Legend of Suram Fortress, The (1985)

Review #1,575

Director:  Sergei Parajanov
Cast:  Veriko Anjaparidze, Dodo Abashidze, Dudukhana Tserodze
Plot:  A film version of a well-known Georgian folk-tale - a young boy has to be immured into the walls of a fortress in order to stop it from crumbling to pieces.

Genre:  Drama / Experimental
Awards:  Won Best Innovative Film (Rotterdam)
Runtime:  88 mins
Rating:  Not rated (likely to be PG13)
Source:  Georgian National Film Center

A 16-year gap divides Sergei Parajanov's most well-known work, The Colour of Pomegranates (1969) and his follow-up, The Legend of Suram Fortress, the latter of which sees the persecuted Soviet filmmaker channelling some of the avant-garde experimentation of the earlier film, and some semblance of narrative storytelling that characterised an even earlier work, Shadows of Forgotten Ancestors (1964).  Perhaps one could best see Suram Fortress as the B-side to the more substantial 1964 film.  

Co-directed by Dodo Abashidze, who also stars, Suram Fortress is certainly not for everyone—in fact, even hard-core Parajanov fans might be suitably challenged when they encounter the narratively-abstruse work for the first time.  It is a simple tale: Set in the medieval period, the walls of a fortress keep collapsing, befuddling all who try to (re)build it.  They seek help from a fortune teller, who surmises that a blonde, blue-eyed young man must be buried alive within the walls to ensure it does not crumble.  

Based on the novella by Daniel Chonkadze, whose first and last work “Suramis tsikhe” (written more than 150 years ago) gives the film its literary roots, Suram Fortress is highly allegorical and political, insofar as it hides its politics through experimentation and technique.  Diegetic and non-diegetic music are fascinatingly employed, while landscape shots and unique visual compositions (the filmmakers really play with foreground and background) create striking scenes that retain the exotic, cultural elements that define Parajanov’s singular style, including his fondness for using fruits and animals in his films.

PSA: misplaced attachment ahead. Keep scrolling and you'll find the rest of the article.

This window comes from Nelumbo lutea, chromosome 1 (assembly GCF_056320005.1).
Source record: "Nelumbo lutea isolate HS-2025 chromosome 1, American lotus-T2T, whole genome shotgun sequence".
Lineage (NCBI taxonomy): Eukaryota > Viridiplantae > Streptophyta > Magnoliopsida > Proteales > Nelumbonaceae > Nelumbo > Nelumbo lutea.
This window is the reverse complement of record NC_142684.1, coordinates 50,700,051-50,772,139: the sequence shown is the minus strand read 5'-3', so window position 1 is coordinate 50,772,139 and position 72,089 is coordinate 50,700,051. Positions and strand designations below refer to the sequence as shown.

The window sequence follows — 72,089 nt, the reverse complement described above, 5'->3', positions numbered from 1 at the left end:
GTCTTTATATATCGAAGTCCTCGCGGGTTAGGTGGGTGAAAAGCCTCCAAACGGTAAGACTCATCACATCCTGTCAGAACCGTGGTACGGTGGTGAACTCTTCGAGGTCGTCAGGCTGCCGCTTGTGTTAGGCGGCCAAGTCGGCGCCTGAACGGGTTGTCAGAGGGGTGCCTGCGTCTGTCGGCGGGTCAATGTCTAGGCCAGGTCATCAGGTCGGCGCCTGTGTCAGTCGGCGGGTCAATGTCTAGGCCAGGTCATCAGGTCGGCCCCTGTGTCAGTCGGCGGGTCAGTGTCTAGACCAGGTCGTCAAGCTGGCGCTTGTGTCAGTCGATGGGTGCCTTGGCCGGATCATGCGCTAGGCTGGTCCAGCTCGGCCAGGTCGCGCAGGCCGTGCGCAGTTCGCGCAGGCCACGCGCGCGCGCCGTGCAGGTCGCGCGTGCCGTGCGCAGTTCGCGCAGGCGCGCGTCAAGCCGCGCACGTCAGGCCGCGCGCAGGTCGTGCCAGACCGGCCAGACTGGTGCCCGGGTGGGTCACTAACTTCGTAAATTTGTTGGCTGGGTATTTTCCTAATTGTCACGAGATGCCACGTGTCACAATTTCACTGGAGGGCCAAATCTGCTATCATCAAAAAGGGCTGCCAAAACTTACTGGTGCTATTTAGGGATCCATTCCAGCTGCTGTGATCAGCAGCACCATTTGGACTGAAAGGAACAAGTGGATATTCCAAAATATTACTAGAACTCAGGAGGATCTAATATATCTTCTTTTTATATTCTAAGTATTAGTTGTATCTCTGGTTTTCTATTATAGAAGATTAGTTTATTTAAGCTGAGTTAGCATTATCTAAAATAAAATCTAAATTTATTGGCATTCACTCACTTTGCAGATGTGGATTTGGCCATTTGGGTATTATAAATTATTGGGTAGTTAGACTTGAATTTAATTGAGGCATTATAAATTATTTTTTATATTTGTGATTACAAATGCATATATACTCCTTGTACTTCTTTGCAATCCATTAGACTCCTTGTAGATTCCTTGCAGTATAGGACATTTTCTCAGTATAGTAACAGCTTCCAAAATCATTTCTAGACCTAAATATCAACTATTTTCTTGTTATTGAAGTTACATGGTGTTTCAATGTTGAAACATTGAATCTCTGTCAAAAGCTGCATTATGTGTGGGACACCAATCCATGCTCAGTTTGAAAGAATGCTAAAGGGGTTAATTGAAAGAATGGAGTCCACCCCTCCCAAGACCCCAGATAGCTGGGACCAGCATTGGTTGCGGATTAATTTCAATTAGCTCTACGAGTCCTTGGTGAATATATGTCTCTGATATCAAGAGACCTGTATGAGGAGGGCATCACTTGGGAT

The elemental spontaneity and the artifice of staged proceedings combine to give an otherworldly effect, as if it is exalting the artist.  But Parajanov struggles to find a balance between experimentation and storytelling (not that it is of primary concern to him as an artist).  Broken up into numerous short vignettes, any narrative momentum is halted dead in its tracks by its ‘glass shards’ structure, where the many pieces do not necessarily constitute a whole, not to mention we must create some missing shards on our own.  

Suram Fortress is sometimes frustrating to watch, though one cannot deny that it is a very beautiful film.  Like his earlier works, it seems to have come from a far ancient time—which is probably the greatest compliment anyone can give to a filmmaker making a period film.  

Verdict:  Told in numerous short vignettes, Parajanov’s late Georgian film retains the exotic, cultural elements that define his work, but occasionally struggles to find a balance between experimentation and storytelling.




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